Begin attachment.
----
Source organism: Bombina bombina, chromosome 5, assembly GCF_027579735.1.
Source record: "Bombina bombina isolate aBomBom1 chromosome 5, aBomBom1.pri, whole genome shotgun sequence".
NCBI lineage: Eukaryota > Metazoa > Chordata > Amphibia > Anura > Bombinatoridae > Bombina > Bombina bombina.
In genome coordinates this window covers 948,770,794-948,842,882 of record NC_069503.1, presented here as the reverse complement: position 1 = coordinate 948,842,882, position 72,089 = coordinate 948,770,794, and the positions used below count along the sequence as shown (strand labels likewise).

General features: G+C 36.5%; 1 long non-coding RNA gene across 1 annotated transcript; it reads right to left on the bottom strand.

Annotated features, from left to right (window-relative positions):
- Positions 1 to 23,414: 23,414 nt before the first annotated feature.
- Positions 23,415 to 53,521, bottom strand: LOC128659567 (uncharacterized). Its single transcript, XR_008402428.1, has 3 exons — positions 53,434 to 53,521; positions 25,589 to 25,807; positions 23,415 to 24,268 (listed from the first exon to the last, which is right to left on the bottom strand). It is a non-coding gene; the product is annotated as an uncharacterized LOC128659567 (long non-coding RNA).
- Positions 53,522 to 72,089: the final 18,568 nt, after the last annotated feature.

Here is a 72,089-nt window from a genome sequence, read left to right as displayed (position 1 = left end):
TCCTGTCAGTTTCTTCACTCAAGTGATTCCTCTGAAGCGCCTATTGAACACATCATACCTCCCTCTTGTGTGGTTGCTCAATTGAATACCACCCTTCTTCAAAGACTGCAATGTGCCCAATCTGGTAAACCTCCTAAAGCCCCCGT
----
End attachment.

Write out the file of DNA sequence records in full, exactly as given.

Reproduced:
Source organism: Bombina bombina, chromosome 5, assembly GCF_027579735.1.
Source record: "Bombina bombina isolate aBomBom1 chromosome 5, aBomBom1.pri, whole genome shotgun sequence".
NCBI lineage: Eukaryota > Metazoa > Chordata > Amphibia > Anura > Bombinatoridae > Bombina > Bombina bombina.
In genome coordinates this window covers 948,770,794-948,842,882 of record NC_069503.1, presented here as the reverse complement: position 1 = coordinate 948,842,882, position 72,089 = coordinate 948,770,794, and the positions used below count along the sequence as shown (strand labels likewise).

General features: G+C 36.5%; 1 long non-coding RNA gene across 1 annotated transcript; it reads right to left on the bottom strand.

Annotated features, from left to right (window-relative positions):
- Positions 1 to 23,414: 23,414 nt before the first annotated feature.
- Positions 23,415 to 53,521, bottom strand: LOC128659567 (uncharacterized). Its single transcript, XR_008402428.1, has 3 exons — positions 53,434 to 53,521; positions 25,589 to 25,807; positions 23,415 to 24,268 (listed from the first exon to the last, which is right to left on the bottom strand). It is a non-coding gene; the product is annotated as an uncharacterized LOC128659567 (long non-coding RNA).
- Positions 53,522 to 72,089: the final 18,568 nt, after the last annotated feature.

Here is a 72,089-nt window from a genome sequence, read left to right as displayed (position 1 = left end):
TCCTGTCAGTTTCTTCACTCAAGTGATTCCTCTGAAGCGCCTATTGAACACATCATACCTCCCTCTTGTGTGGTTGCTCAATTGAATACCACCCTTCTTCAAAGACTGCAATGTGCCCAATCTGGTAAACCTCCTAAAGCCCCCGT